B. G.: Through studio visits that Eckhard [Schneider] and I are doing. If we visit a studio and see a work that we believe is really great, we say ‘Let’s show it!’ We try to be quick. As with Illya Chichkan - I was actually visiting Masha [Shubina] and then I saw his painting and said ‘Yes, let’s show it’. I try to visit artists as much as possible. I’m not visiting only in Kyiv. I know that I still need to go to Odessa, but I’ve been twice to Kharkiv. We also have PAC-regions, when they are coming here to show their work. This is done in partnership with a local art gallery or art institution. We always take it serious, dedicate a full day. And we are always very positively surprised.

K. B.: Who’s next for PAC-UA?

B. G.: Our plans for PAC-UA are Sergey Bratkov and Pavel Makov.

K. B.: Bratkov? He agreed to be shown in this little corner room, reserved for PAC-UA, after having a solo exhibition on two floors?

B. G.: This is a complete misunderstanding! PAC-UA is around 80sq.m. It is based in the context of the collection [located on the same floor]. So this is a strategic decision. It is not a place for great solo exhibitions. And in the year 2011 we had 25 Ukrainian artists in the art centre  within the PinchukArtCentre Prize and PAC-UA on different floors of the center. They are not just sitting in this tiny little space. But we just cannot have every year a solo exhibition of a Ukrainian artist.

K. B.: Why not?

B. G.: We have to show Ukrainian artists in the international context, we have to bring these two together.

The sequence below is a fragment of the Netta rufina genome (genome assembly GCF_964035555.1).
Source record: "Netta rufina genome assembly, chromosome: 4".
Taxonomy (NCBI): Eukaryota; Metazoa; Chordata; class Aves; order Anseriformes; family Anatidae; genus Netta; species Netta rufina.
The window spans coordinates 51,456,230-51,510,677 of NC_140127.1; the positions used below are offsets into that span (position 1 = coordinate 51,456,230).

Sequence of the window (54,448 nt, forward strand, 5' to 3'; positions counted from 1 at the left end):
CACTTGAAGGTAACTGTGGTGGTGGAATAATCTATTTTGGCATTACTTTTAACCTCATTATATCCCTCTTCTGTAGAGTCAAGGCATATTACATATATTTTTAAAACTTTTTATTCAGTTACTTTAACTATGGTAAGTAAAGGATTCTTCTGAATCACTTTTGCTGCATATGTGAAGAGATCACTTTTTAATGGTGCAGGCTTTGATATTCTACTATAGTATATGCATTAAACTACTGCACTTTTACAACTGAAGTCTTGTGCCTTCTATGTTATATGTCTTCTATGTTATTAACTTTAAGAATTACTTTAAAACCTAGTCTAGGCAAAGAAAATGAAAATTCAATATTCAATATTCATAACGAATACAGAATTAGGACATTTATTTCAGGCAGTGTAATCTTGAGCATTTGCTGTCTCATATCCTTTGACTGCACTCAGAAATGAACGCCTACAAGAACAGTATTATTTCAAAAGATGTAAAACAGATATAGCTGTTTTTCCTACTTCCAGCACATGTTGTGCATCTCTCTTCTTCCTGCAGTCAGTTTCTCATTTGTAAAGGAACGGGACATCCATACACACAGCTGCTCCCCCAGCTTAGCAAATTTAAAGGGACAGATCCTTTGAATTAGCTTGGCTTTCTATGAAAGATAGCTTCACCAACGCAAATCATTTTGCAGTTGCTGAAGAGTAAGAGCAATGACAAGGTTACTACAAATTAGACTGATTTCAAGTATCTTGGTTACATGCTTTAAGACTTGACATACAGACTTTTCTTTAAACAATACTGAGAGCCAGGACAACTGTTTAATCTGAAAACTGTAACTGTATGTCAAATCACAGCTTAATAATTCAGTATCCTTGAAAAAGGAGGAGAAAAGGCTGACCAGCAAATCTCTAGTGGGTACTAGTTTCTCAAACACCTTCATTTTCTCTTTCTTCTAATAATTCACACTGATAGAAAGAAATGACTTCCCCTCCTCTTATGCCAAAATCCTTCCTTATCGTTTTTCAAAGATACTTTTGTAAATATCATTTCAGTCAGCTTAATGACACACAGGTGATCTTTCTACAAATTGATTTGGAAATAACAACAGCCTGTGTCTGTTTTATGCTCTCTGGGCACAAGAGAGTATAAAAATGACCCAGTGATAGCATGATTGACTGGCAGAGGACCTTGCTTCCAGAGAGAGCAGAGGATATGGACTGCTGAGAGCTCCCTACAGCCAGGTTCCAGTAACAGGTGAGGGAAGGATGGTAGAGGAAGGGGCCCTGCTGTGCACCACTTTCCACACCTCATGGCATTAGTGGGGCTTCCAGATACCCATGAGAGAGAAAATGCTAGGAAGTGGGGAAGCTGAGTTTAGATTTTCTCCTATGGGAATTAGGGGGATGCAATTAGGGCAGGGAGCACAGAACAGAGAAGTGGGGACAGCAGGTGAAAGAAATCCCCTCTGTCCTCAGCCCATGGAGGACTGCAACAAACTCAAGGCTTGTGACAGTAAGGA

K. B.: Did you ever hear ‘no’ from an artist?

B. G.: No. I think artists understand that this space is not so small and they can do a lot there. We give them possibilities, we invest in them. We start it in a dialogue.

K. B.: Definitely the biggest program for Ukrainian artists in the PicnhukArtCentre is the Prize. It’s important, it’s very well promoted. My question is why the nomination procedure is open for self-nomination? Why do you decide to deal with over a thousand applications every two years? After all, you still end up with the well-known names…

B. G.: You are talking from the point of view that there are no unknown positions. In the PinchukArtCentre Prize we had perhaps not unknown, but certainly not well-known positions from the Ukrainian art scene. For example, Mykyta Shalennyi, who got the Public Choice Award, or Natasha Shulte. They would never have gotten into the selection otherwise. Shulte has not been seriously shown in Kyiv or elsewhere.

K. B.: She had a personal show at the Center for Visual Culture, and her works for the Prize came from that exhibition.

B. G.: It was different. As her production is slow, it was hard to show a completely new series. But the way her series were shown and developed were different. Another example is Alina Kleitman, the one, who is not immediately taken into the canon. Although now she is.

It wasn’t about the canon. I was talking about the new names that probably should come out of an open call, and neither of the names you mentioned are new.

B. G.: We are democratic. This is a chance to see a lot of artists and a lot of works. Every single one is seriously discussed within the expert committee. What do I see? I see the artists grow. For us to be open to everybody is really opening the PinchukArtCentre.

K. B.: Why is the difference between the PinchukArtCentre Prize and the Future Generation Art Prize so considerable?